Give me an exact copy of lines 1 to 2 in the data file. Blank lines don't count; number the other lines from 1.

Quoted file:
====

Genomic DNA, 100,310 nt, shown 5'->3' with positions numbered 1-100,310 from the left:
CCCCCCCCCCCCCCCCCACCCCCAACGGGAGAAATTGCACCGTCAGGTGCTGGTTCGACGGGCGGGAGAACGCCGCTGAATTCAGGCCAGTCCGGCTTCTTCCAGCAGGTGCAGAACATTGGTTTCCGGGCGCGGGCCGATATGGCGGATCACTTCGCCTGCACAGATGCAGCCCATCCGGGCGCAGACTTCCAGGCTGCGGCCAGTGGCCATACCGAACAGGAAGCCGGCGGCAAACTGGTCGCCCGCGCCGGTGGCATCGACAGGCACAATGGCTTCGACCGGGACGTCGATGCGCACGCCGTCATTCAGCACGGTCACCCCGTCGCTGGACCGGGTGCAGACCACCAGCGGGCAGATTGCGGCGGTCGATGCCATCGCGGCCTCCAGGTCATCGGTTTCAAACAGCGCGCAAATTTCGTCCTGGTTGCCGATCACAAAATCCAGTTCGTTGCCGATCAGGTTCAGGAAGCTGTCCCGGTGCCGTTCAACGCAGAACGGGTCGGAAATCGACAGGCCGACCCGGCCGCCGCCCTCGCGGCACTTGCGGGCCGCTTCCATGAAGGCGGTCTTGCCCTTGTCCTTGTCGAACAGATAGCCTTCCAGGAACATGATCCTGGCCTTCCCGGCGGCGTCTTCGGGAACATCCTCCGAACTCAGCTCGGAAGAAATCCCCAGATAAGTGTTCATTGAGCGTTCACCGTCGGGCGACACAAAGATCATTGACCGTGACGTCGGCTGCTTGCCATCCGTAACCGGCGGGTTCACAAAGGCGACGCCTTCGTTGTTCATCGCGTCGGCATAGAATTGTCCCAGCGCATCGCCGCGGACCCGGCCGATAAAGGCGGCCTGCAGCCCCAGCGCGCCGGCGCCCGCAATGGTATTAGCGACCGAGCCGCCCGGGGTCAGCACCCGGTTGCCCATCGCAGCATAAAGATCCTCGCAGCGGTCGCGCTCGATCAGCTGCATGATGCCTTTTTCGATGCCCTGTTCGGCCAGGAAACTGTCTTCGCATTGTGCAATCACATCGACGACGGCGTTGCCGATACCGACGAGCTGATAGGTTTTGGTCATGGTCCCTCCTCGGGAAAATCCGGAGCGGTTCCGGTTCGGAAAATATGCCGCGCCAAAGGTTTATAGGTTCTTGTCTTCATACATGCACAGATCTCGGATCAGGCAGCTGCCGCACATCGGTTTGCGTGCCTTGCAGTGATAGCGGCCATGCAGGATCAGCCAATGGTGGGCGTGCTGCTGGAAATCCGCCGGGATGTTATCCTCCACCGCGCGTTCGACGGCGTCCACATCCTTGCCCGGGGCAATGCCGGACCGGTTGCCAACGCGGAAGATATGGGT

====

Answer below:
Genomic DNA, 100,310 nt, shown 5'->3' with positions numbered 1-100,310 from the left:
CCCCCCCCCCCCCCCCCACCCCCAACGGGAGAAATTGCACCGTCAGGTGCTGGTTCGACGGGCGGGAGAACGCCGCTGAATTCAGGCCAGTCCGGCTTCTTCCAGCAGGTGCAGAACATTGGTTTCCGGGCGCGGGCCGATATGGCGGATCACTTCGCCTGCACAGATGCAGCCCATCCGGGCGCAGACTTCCAGGCTGCGGCCAGTGGCCATACCGAACAGGAAGCCGGCGGCAAACTGGTCGCCCGCGCCGGTGGCATCGACAGGCACAATGGCTTCGACCGGGACGTCGATGCGCACGCCGTCATTCAGCACGGTCACCCCGTCGCTGGACCGGGTGCAGACCACCAGCGGGCAGATTGCGGCGGTCGATGCCATCGCGGCCTCCAGGTCATCGGTTTCAAACAGCGCGCAAATTTCGTCCTGGTTGCCGATCACAAAATCCAGTTCGTTGCCGATCAGGTTCAGGAAGCTGTCCCGGTGCCGTTCAACGCAGAACGGGTCGGAAATCGACAGGCCGACCCGGCCGCCGCCCTCGCGGCACTTGCGGGCCGCTTCCATGAAGGCGGTCTTGCCCTTGTCCTTGTCGAACAGATAGCCTTCCAGGAACATGATCCTGGCCTTCCCGGCGGCGTCTTCGGGAACATCCTCCGAACTCAGCTCGGAAGAAATCCCCAGATAAGTGTTCATTGAGCGTTCACCGTCGGGCGACACAAAGATCATTGACCGTGACGTCGGCTGCTTGCCATCCGTAACCGGCGGGTTCACAAAGGCGACGCCTTCGTTGTTCATCGCGTCGGCATAGAATTGTCCCAGCGCATCGCCGCGGACCCGGCCGATAAAGGCGGCCTGCAGCCCCAGCGCGCCGGCGCCCGCAATGGTATTAGCGACCGAGCCGCCCGGGGTCAGCACCCGGTTGCCCATCGCAGCATAAAGATCCTCGCAGCGGTCGCGCTCGATCAGCTGCATGATGCCTTTTTCGATGCCCTGTTCGGCCAGGAAACTGTCTTCGCATTGTGCAATCACATCGACGACGGCGTTGCCGATACCGACGAGCTGATAGGTTTTGGTCATGGTCCCTCCTCGGGAAAATCCGGAGCGGTTCCGGTTCGGAAAATATGCCGCGCCAAAGGTTTATAGGTTCTTGTCTTCATACATGCACAGATCTCGGATCAGGCAGCTGCCGCACATCGGTTTGCGTGCCTTGCAGTGATAGCGGCCATGCAGGATCAGCCAATGGTGGGCGTGCTGCTGGAAATCCGCCGGGATGTTATCCTCCACCGCGCGTTCGACGGCGTCCACATCCTTGCCCGGGGCAATGCCGGACCGGTTGCCAACGCGGAAGATATGGGT